A New Slave Trade
Football can fulfil the dreams of a young boy and his family trying to escape poverty. Around the world but especially in Africa boys are inspired by the players such as the current icon, Egypt’s and Liverpool’s, Mo Salah, that they see on TV. They learn of the wealth associated with international football stars, coming to believe that a career in football is a way out of destitution. For many young Africans, the rags to riches stories of the professional football player offers a route to the trappings associated with a lavish lifestyle.
But as well as hope there is greed, with unscrupulous shady football agents luring under-age talented players from Africa and South America then abandoning them if they fail to make their mark.
‘Whoever does make it, can earn lots of money,’ said Cristophe Gleizes, a French journalist who wrote a book on the modern enslavement of African footballers. ‘African players are handled as traded goods, as if they were a kilo of cacao or cotton. European clubs come here to find cheap labour.’
15,000 young players are moved from West Africa each year under false pretences, estimates the charity Foot Solidaire, but a lack of monitoring means the number being trafficked abroad could be far higher.
The greater the success of African players, the more unaccredited academies spring up. Most demand fees from the children’s parents, who often take their children out of normal schooling to concentrate on football full-time. Since having a professional footballer in the family would be the financial equivalent of a lottery win, many reckon the risk to their child’s education worth taking. Middlemen haggle over the best players with the hope of making a lucrative return by selling the boys on to clubs in Europe, signing some as young as seven on binding pre-contracts – effectively buying the kids from their families. They also demand travel-costs from the families, taking the deeds on houses as security. This process of exploitation is raising alarm among NGOs including Save the Children and Caritas.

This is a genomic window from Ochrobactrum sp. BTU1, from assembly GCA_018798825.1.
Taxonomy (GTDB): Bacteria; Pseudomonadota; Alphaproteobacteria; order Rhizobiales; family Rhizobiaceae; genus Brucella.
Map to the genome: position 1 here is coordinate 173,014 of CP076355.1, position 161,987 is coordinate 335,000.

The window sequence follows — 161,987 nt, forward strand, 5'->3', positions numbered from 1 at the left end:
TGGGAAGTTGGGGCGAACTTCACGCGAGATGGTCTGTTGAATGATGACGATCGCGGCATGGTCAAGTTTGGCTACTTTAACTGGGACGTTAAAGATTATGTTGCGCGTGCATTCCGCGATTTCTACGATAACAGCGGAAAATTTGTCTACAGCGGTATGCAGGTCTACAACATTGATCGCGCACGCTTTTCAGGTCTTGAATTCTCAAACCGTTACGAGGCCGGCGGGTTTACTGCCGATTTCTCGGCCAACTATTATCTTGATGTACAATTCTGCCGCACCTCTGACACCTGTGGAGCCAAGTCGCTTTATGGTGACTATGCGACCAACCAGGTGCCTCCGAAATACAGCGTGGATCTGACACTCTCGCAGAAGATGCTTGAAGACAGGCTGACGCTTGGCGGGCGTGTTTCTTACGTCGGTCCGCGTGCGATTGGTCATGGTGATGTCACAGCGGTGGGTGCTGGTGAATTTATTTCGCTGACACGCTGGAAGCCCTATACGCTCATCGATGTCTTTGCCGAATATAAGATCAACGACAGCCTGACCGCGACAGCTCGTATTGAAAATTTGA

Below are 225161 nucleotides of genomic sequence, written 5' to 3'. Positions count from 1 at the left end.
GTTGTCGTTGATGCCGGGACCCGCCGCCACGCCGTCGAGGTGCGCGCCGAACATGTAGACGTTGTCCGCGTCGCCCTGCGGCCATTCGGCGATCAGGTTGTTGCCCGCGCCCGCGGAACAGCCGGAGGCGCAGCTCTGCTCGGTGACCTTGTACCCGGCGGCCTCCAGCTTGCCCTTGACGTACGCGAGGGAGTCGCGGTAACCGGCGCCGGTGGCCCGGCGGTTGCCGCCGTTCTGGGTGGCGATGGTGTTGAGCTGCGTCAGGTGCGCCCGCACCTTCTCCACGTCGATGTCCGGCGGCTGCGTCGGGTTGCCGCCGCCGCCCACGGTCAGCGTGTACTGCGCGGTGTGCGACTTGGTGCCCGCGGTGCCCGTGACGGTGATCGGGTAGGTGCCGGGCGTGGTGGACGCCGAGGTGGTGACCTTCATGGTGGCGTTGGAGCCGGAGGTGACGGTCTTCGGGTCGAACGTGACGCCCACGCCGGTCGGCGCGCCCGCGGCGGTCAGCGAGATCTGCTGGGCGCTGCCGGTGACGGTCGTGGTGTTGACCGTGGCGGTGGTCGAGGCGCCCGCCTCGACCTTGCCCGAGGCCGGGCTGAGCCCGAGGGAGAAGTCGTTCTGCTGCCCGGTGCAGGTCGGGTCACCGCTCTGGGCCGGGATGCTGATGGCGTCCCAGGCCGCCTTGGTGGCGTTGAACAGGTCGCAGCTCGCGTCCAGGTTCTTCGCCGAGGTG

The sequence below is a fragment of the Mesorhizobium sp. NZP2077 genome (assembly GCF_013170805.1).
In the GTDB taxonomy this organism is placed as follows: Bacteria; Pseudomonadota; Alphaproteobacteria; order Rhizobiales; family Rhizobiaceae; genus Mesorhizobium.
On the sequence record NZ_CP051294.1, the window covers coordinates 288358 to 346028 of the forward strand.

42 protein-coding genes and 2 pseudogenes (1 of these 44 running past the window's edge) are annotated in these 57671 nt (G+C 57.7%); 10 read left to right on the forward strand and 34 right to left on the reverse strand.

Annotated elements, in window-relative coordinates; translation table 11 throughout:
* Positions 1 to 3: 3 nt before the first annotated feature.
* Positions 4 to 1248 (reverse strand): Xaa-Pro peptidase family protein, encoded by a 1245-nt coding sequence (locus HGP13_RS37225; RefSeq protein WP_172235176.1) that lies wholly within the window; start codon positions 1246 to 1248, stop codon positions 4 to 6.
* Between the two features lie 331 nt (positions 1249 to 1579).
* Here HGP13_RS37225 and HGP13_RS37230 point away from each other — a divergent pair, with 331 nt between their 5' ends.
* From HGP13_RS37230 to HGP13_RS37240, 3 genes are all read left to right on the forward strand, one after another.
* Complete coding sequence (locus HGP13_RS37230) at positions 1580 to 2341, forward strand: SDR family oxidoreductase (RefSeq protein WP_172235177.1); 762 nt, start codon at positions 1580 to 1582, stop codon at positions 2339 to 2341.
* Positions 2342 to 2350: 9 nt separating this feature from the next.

‘This football-related trafficking and the widespread creation of so-called schools of excellence is an area of huge growing concern for Save The Children,’ says Heather Kerr, the charity’s Ivory Coast country manager.
Tony Baffoe, the former Ghana captain, admits that ‘the trafficking of children to play football is a reality we must all face’.
The BBC in 2015 reported that African footballers as young as 14 years were being traded to Laos to attend a fictitious football academy. Champasak United, a club which plays in Laos’ top league, had imported 23 under-aged players intending to profit by selling the players on at a later stage. They became illegal immigrants after their visas ran out and the boys rarely left the stadium where they both lived and worked every day. The youths told the BBC they were poorly fed, rarely paid and received no medical assistance despite contracting malaria and typhoid because of the conditions. One described their existence at Champasak United as akin to ‘slave work’. As a result of the expose in April the Laos Football Federation (LFF) was fined 690,000 Swiss francs by Fifa.
‘It’s important to dream,’ says Jean-Claude Mbvoumin, a former Cameroonian international, ‘but the dreams about football now are not realistic.’
Every year hundreds of young African players come to Europe in the hope of striking it rich. A handful make it but far more fail.
Raffaele Poli, a Swiss academic, has studied the career paths of African footballers in Europe. He looked at 600 players who played in the top European leagues in 2002. Four years later, only 13 percent had progressed upwards. A third had simply disappeared from professional football. Players are simply abandoned on the streets by their agents when they fail a trial or have their contract terminated.
The so-called agents are not the only ones making a profit. The European clubs benefit, too. In Africa serious money is being invested to operate academies or to buy a share in a minor league club. Just one top-class player every five years would cover the running costs of these accredited academies.
Football puts a price on players and talks of “buying”, “selling”, or “giving out on loan” them. Footballers are real commodities influenced by market forces such as supply and demand and there exists a business akin to the slave-trade to make profits out of people.